Once artists open up to the inner voice, they seem to attach to it an emotion or a specific feeling, which makes the experience specific to the artist. Kapoor (2005) asserts that artists start to have a sense of an artwork with a feeling, and not with a definite assurance regarding the result or the completion of the work. A Feeling seem to guide the artist towards creation.
Chapter Feeling will be explored through the categories expansion, urge to create, and release.
Expansion / urge to create / release
Once the inner voice is acknowledged within the artist, its value is increased, bringing with it a state of growth. Jung (1963: 353) defines this state as ‘inflation’, an expansion of personality beyond the proper limits.
However, psychologist Abraham Maslow (1994: 37) challenges definitions of ‘proper limits’. Maslow asserts that people are far more admirable and awe inspiring than is conceived. According to Maslow, people are simply best, in their own natural state without a need to add non-natural transcendent characteristics to their experiences. Yeats agrees with this, adding that all wisdom and truths are already contained and present within people (1966: 189).
In that way, I note that the experience of inflation is a state where the artists’ attention grows to observe the already contained wisdom within. While inspiring things already exist, ‘…we have our eyes shut at them. We don’t hear them and we don’t see them’ (Ken Devine para. 37). The growth allows artists to go beyond restrictions, and release boundaries or blocks that limit one’s being.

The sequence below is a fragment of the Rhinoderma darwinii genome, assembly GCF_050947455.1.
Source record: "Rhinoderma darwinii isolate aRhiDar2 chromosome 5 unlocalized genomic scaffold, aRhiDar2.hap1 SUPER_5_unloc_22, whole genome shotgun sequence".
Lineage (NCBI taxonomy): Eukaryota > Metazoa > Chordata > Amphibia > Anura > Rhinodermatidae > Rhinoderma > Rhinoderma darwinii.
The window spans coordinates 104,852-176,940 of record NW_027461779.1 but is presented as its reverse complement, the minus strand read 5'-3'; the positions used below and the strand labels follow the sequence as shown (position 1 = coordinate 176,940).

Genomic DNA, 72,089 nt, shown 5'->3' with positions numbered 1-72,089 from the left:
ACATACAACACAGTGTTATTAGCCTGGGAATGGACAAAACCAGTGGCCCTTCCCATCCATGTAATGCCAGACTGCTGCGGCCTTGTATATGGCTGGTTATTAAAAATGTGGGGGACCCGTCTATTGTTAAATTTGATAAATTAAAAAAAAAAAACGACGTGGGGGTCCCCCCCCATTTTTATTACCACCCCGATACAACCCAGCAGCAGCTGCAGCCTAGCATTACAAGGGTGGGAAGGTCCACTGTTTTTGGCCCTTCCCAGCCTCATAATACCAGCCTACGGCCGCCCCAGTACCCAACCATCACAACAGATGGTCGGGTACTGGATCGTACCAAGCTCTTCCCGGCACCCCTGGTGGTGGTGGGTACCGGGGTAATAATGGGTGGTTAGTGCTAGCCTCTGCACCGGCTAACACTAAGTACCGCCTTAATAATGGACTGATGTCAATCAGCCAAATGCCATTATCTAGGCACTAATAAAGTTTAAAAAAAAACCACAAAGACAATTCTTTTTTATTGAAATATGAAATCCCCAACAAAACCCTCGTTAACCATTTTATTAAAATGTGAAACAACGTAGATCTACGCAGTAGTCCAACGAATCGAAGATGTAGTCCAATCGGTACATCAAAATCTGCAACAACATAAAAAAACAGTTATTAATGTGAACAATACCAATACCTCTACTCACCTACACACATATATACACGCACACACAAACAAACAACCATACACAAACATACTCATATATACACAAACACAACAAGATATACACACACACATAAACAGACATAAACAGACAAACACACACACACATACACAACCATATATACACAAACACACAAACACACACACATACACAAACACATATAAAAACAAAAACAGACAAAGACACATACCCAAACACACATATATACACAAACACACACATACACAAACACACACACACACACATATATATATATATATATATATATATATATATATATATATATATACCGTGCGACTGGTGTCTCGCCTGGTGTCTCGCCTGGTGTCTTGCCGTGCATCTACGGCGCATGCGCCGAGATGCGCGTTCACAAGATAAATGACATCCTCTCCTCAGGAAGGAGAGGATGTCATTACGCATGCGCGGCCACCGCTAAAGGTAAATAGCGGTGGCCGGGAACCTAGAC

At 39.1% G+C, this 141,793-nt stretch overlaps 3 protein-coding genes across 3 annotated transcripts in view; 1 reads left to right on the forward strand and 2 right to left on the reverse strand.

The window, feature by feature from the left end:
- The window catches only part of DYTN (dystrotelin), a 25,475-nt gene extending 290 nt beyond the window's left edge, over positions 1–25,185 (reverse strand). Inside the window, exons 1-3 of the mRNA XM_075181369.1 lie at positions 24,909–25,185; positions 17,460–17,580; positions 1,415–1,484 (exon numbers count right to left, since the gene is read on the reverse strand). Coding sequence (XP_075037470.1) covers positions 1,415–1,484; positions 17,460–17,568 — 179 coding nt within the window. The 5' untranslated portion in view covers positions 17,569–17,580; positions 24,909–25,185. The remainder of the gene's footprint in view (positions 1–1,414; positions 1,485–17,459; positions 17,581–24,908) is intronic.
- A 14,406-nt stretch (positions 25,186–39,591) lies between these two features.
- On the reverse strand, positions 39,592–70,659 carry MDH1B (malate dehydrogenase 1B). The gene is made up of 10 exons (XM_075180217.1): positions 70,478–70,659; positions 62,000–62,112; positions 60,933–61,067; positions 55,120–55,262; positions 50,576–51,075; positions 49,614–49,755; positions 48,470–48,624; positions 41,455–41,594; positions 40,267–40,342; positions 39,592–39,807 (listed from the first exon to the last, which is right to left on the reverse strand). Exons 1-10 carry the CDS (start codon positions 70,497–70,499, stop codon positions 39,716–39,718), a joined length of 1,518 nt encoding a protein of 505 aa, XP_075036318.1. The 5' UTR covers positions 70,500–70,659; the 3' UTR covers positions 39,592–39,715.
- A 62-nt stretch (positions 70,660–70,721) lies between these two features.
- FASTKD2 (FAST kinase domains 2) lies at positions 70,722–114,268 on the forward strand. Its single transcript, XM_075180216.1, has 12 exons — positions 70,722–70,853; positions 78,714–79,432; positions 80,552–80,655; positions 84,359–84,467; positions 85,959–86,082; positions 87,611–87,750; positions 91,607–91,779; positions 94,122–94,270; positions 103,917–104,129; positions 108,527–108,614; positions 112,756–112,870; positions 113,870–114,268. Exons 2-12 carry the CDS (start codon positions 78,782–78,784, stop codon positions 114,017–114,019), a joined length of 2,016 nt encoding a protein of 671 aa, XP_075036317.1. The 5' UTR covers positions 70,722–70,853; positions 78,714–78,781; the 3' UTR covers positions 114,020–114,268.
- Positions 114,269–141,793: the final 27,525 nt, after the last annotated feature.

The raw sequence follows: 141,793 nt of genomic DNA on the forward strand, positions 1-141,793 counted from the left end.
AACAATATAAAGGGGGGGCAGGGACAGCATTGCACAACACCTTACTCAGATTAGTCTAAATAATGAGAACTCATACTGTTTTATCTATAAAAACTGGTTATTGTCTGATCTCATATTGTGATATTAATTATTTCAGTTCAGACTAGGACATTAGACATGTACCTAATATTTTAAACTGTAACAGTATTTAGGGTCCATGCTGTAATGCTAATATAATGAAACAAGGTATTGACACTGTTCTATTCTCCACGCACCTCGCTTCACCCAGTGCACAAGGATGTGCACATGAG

Yet, artists report that the sense of inflation at this stage is not an intellectual but emotional one. The artist is not in a conscious state where he or she is allowing for an inner voice to bring with it intellectual ideas or new observations on the artist’s higher self. Poet Stevenson asks: ‘Where would it come from? I don’t know’ ( para. 8). Artists say that they feel emotion growing within them in those moments of inflation, and not an intellectual growth. The sense of creative flow ‘…come[s] as a burst of emotion,’ Paskin ( para. 2) explains, and not with a burst of intellect, as may be said. Through emotion the artists grow beyond restrictions to a state where they get a sense of their inner wisdom. Jung (1990: 78) describes this stage in the term ‘psychic formation’, explaining that it is subliminal until its energy-charge is sufficient to carry it over the threshold into the consciousness, where it turns into action. While still in the subliminal stage, the overflow of emotion, or energy-charge, brings the artist into a state of attention widening, in Maslow’s (1994: 28) terminology.
In automatic art, artists are trying to maintain this state and capture its impression in their work. Automatism requires the artist to suspend judgment and enter a state where natural impulses guide their hand, as can be seen in Masson’s automatic drawing (fig. 17).
[awaiting permission to upload image 17 here]
Figure 17: André Masson, Furious Suns (1925, pen and ink, 42 ×31 cm.) New York, Museum of Modern Art. © 2007 Artists Rights Society.